The virus response has been defined by a balance between curbing the spread and minimizing economic harm. In much of the country, the pendulum has now swung toward the economy.
But governors in states where some rules have been eases are still concerned about a resurgence of the virus.
Gov. Gavin Newsom of California, a Democrat, said on CNN that he understood “the stress and anxiety that people have,” citing upended dreams and depleted savings.
“The question is,” he added, “how do you toggle back and make meaningful modifications to the stay-at-home order?”
To underscore this point, Gov. Andrew M. Cuomo on Sunday was tested during his live news briefing. While New York is now doing an average of 40,000 tests per day, Mr. Cuomo said, it has the capacity to perform thousands more. The governor also announced a new website that would help New Yorkers identify a testing site near where they live.
Separately, President Trump continued to express his eagerness to see a resumption of some activities. In telephone comments during a golf broadcast on Sunday, he said he missed sports and wanted “big, big stadiums loaded with people.”
A late morning drive down Fifth Avenue, starting at the Metropolitan Museum of Art, where the lanes are normally choked with inching traffic, now passes by almost impossibly quickly.
The notorious F.D.R. Drive along the East River, prone to random standstills throughout its long stretch, now feels more like a Grand Theft Auto game.
In Brooklyn, turn a corner and see a line of people standing six feet apart and still as stone, masked, awaiting permission to enter Whole Foods.
The virus has transformed the experience of operating a motor vehicle in New York City.
With no office to go to or friends to visit, and facing stern orders to stay home, a vast majority of drivers have left their vehicles idle, creating something altogether new: open road, miles and miles of it.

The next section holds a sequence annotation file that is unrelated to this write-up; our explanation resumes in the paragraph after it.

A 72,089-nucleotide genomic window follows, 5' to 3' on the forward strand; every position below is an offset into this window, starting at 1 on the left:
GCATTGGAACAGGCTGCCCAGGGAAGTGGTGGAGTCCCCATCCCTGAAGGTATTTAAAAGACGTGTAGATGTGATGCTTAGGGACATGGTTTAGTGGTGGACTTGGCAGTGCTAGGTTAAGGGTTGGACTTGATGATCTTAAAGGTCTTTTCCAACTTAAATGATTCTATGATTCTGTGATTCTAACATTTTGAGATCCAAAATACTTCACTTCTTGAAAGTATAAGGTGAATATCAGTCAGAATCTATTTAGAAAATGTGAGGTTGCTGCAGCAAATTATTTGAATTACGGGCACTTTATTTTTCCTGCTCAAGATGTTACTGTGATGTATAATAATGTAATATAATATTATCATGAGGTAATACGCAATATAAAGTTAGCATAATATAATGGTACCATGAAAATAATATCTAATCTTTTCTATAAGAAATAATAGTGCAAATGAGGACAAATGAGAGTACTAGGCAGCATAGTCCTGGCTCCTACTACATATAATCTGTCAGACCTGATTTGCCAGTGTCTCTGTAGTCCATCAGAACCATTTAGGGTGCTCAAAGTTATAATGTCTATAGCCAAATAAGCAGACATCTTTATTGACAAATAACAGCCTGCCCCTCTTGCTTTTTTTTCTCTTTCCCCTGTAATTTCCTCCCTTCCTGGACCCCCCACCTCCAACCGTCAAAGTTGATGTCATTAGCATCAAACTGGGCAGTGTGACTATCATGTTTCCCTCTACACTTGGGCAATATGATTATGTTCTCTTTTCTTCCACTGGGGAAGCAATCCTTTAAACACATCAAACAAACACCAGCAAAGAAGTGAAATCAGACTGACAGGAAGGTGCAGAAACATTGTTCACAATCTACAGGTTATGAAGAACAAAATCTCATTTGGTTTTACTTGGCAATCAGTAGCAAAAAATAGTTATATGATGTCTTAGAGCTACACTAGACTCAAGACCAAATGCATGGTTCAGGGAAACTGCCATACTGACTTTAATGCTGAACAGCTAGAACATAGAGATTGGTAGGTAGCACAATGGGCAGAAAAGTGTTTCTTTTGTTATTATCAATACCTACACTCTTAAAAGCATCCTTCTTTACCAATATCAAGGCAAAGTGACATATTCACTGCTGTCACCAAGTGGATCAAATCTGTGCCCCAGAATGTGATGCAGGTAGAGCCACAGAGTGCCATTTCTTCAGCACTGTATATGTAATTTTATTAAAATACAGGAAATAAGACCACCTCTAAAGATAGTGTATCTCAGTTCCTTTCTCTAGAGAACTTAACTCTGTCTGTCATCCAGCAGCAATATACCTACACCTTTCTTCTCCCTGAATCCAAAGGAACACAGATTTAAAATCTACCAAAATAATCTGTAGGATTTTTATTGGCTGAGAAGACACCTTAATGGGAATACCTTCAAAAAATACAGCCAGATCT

It cannot last, of course; drivers are already seeing an increase in traffic from a month ago, with much more to follow as people venture out of quarantine, wary of public transportation.
But for now, an emptiness remains. No gridlock, no rush hour. Just numbers rolling over on the odometer, the spring afternoon flitting past the window, the smartphone map showing very little yellow or red.
It’s a very pleasant surprise, until you remember what brought it about, at what cost.
“Post-apocalyptic,” one van driver said of the experience. “You’re flying down 278 and there’s no one there and it’s four o’clock in the afternoon.”
“The auto industry is America’s economic engine,” Jim Farley, Ford Motor’s chief operating officer, said in a recent conference call on the company’s reopening plans. “Restarting the entire auto ecosystem is how we restart the economy.”
Ford, General Motors, and Fiat Chrysler plan to restart production on Monday, after Toyota, Honda and Tesla began reopening plants last week. Hyundai restarted a plant in Alabama on May 4.
Production will not bounce back quickly. The revival will unfold as dozens of auto plants and hundreds of factories owned by parts suppliers gear up and start making and shipping products.
It will also depend on how quickly stay-at-home orders are loosened in the United States, Canada and Mexico, because the industry’s supply chains are closely intertwined across North America.
How to help your children cope.
Parents can help children use the stress of coronavirus shutdowns as an opportunity for growth, experts say.
Updates from Times correspondents around the globe.
Japan’s economy becomes the largest to officially enter a recession. A Canadian military jet crashes during a flyover for coronavirus workers.
Reporting was contributed by Jeanna Smialek, Neal E. Boudette, Kaly Soto, Marc Santora, Melina Delkic, Abby Goodnough, Adam Liptak, David McCabe, Sharon Otterman, Rick Rojas, Neil Vigdor and Michael Wilson.